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Šiauliai Offensive
Part of Operation Bagration / Eastern Front
DateJuly 5, 1944 – August 29, 1944
LocationBelorussian SSR, Lithuania, and Latvia
Result Soviet victory
Flag of Germany (1935–1945).svg Nazi Germany Soviet Union Soviet Union
Commanders and leaders
Flag of Germany (1935–1945).svgGeorg-Hans Reinhardt
(Third Panzer Army)
Paul Laux (Sixteenth Army)
Soviet Union Hovhannes Bagramyan
(1st Baltic Front)
? ?
Casualties and losses
? ?

The Šiauliai Offensive (Russian: Шяуляйская наступательная) was an operation of the Soviet forces of the 1st Baltic Front, commanded by General Hovhannes Bagramyan, conducted from July 5 to August 29, 1944 during the Second World War. It was part of the third phase of the Belorussian Strategic Offensive Operation (also known as Operation Bagration), and drove German troops from much of Lithuania, with the main tactical objective of the city of Šiauliai (Russian: Шяуля́й, Šiauliai ; German language: Schaulen).

Deployments[edit | edit source]

Wehrmacht[edit | edit source]

Red Army[edit | edit source]

The offensive[edit | edit source]

Initial phase[edit | edit source]

In July, 1944, The Soviet Operation Bagration had been achieving great success. Army Group Centre was in tatters, and the northern edge of the Soviet assault threatened to trap Army Group North in Latvia and Estonia. Front forces (the 6th Guards and 43rd Armies), participating in the Belorussian Strategic Offensive Operation, advanced to the line of the Druya river, west Voropaevo and Naroch Lake from July 4, having the mission of beginning an advance in the direction of Švenčionys, Kaunas and by part of the forces towards Panevėžys and Šiauliai. Also included in the composition of the Front for this operation was the 39th Army, which had to be concentrated on the left wing of the Front by July 10. The Front was also reinforced by the 2nd Guards and 51st Armies from the Stavka reserve, though these could only arrive in the front sector by the second half of July. The offensive began on 5 July with an assault by the forces of two rifle corps of the 6th Guards and three rifle corps of 43rd Armies, with support from a reduced 1st Tank Corps. Facing them were German troops of two Corps, which were positioned on adjacent wings of Army Groups North and Centre. Hyazinth Graf Strachwitz's panzers had been sent to the Latvian capital, Riga and in ferocious defensive battles had halted the advance of Hovhannes Bagramyan's 1st Baltic Front in late July, 1944. Strachwitz had been needed elsewhere, and was soon back to acting as the Army Group's fire brigade. Strachwitz's Panzerverband was broken up in late July. From the morning of July 10 39th Army was introduced into the battle, conducting an assault towards Kaunas. By July 12 the frontage of the offensive of three armies increased to 200 km, the opposing troops of Army Group North offering stubborn resistance. By early August, the Soviets were again ready to attempt to cut off Army Group North from Army Group Centre.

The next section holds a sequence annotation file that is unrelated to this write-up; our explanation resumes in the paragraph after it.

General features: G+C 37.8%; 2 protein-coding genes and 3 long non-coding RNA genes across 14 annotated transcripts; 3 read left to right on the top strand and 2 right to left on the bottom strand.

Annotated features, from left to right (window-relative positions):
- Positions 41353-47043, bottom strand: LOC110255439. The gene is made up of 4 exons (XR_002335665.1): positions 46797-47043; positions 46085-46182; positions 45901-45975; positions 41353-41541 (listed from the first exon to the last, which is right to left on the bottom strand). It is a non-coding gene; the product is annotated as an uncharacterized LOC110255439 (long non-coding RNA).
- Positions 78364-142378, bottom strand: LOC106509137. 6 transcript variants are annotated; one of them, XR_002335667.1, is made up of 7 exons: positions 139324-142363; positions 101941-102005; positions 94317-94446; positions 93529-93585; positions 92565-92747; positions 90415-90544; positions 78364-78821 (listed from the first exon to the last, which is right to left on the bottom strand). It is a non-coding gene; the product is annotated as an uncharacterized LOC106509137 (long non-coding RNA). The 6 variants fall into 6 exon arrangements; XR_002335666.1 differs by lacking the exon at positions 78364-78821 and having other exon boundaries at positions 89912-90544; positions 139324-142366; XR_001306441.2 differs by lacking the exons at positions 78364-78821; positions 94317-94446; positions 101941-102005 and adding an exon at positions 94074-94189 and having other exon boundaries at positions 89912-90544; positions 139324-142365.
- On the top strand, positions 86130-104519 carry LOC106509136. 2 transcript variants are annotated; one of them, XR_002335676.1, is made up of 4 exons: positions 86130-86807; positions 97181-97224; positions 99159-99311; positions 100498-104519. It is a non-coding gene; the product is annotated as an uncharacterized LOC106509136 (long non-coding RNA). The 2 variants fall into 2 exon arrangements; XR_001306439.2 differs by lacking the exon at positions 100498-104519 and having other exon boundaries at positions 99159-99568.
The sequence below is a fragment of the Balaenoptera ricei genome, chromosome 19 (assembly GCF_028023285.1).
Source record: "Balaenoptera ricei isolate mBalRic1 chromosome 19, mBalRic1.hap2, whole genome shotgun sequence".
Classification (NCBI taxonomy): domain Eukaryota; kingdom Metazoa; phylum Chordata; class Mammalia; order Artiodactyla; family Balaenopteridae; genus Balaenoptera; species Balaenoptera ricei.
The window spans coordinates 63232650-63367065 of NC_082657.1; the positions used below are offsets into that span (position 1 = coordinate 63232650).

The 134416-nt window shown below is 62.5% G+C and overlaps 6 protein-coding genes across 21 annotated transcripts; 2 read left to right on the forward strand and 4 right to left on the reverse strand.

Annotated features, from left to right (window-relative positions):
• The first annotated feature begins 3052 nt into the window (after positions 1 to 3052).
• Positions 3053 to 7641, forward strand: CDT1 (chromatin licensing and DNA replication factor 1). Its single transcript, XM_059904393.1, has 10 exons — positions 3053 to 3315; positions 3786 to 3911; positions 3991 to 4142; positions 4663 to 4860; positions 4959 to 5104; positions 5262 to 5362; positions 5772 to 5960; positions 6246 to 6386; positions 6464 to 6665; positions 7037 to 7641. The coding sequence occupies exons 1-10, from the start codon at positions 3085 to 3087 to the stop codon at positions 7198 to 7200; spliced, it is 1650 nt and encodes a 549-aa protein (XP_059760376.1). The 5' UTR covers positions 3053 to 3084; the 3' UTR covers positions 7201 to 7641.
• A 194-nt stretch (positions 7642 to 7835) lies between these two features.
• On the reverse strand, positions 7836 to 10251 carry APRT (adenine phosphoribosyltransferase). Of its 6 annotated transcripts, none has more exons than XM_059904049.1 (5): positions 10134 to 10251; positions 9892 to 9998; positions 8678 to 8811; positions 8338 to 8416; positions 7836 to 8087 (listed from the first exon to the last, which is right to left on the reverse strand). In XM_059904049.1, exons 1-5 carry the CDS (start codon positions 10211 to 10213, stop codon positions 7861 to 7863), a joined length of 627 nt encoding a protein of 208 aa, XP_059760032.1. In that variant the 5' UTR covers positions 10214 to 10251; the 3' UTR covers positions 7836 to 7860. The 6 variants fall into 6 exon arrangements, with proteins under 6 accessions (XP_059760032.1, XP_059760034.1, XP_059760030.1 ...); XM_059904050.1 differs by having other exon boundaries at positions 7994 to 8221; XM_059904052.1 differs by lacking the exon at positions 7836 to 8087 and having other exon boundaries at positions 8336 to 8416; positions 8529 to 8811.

Transfer of main attack from Kaunas to Šiauliai[edit | edit source]